Interessant follow up to Peter Robinson’s Dublin speech… Jonathan Bell addressed the Fine Gael ArdFheis:
“I am delighted to be the first DUP representative to attend a Fine Gael conference. This demonstrates the changed times in which we live and also the confidence there is within unionism. No longer under threat, we are confident in our position.
The fact that Fine Gael is hosting this discussion on closer cooperation between the United Kingdom and the Republic of Ireland demonstrates how the relationship within the British Isles is developing and normalising.
Ireland accounts for 5% of United Kingdom’s total exports. We export more to Ireland than to Brazil, Russia, India and China put together. In Northern Ireland, two fifths of our exports go to the Republic of Ireland. These few facts demonstrate that it is not in the interests of the United Kingdom for the RoI economy to collapse. It was would be devastating for British business.
Whilst over the last century the relationship between the Republic and the United Kingdom has been strained because of the PIRA terrorism, in recent years there has been a healing in that relationship. The removal of the Republic’s territorial claim over Northern Ireland has been integral to the changed relationship.
Although we will not always agree on issues, we should agree that it is mutually beneficial for the countries within the British Isles to work together.
In world terms our individual and even combined economies are small fish in the global pool. Therefore, for us to maximise our punch, working together makes sense. We must remember that the integration of the British and Irish economies is demonstrated by our trade levels, levels which exceed our combined trade with the BRIC countries. This integration was recognised in crisis with the bi-lateral loan to the Republic of Ireland. Co-operation and collaboration is not new.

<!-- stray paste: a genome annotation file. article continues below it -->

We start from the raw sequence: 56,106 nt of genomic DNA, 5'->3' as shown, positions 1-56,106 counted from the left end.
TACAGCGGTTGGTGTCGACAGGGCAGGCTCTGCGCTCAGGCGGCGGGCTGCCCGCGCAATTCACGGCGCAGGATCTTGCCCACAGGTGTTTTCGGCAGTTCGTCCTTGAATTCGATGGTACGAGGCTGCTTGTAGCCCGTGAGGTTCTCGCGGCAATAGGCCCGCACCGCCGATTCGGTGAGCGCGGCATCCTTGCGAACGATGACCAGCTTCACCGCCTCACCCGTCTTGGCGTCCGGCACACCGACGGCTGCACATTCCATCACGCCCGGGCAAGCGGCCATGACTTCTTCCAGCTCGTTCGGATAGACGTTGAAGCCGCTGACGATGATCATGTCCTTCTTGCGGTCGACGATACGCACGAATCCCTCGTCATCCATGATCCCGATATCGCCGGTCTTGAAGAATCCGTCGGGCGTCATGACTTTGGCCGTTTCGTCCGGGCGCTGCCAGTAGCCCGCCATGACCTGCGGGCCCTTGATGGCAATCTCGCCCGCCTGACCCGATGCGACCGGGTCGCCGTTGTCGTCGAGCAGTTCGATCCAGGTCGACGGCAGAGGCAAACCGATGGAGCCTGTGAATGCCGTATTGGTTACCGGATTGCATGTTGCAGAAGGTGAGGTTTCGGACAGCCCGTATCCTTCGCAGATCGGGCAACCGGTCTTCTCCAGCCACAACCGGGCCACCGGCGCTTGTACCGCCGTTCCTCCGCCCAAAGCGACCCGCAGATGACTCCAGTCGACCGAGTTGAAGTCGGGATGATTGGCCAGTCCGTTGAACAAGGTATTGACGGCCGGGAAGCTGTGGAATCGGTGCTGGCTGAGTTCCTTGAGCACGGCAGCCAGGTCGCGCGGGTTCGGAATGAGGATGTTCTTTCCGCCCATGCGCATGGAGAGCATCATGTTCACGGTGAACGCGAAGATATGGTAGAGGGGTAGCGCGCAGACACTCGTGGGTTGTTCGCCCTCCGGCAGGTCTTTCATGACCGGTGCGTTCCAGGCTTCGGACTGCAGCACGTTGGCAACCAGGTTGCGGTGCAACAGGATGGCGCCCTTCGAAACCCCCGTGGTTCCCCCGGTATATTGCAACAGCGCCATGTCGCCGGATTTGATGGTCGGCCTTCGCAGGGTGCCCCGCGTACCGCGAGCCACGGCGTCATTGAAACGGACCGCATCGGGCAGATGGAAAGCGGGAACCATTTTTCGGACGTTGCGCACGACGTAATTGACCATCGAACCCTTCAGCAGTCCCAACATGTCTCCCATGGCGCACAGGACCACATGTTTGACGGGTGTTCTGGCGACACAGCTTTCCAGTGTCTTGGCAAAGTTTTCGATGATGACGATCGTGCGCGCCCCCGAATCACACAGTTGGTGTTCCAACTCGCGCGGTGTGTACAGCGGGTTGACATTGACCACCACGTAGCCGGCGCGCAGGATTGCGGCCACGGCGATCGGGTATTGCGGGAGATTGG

At a time when jobs are premium, our focus must be on forging relationships, which can help our economy. An example is our salmon market. If every salmon caught within the British Isles was to be sold into China we still wouldn’t be able to satisfy the demand. Whilst fishermen in Scotland and the Republic of Ireland are competitors, when the global marketplace is considered, there is room for cooperation.
The scale of the new markets we are seeking to win business from has to be appreciated. The new and emerging markets, especially in the Far East, have literally billions of new consumers within them and are worth hundreds of billions of pounds or euros. There is plenty of opportunity for all.
As we embark on this common project let the wise words of Her Majesty the Queen be in our thoughts:
“Together we have much to celebrate: the ties between our people, the shared values, and the economic, business and cultural links that make us so much more than neighbours, that make us firm friends and equal partners.”
Let us demonstrate what partnership can deliver.”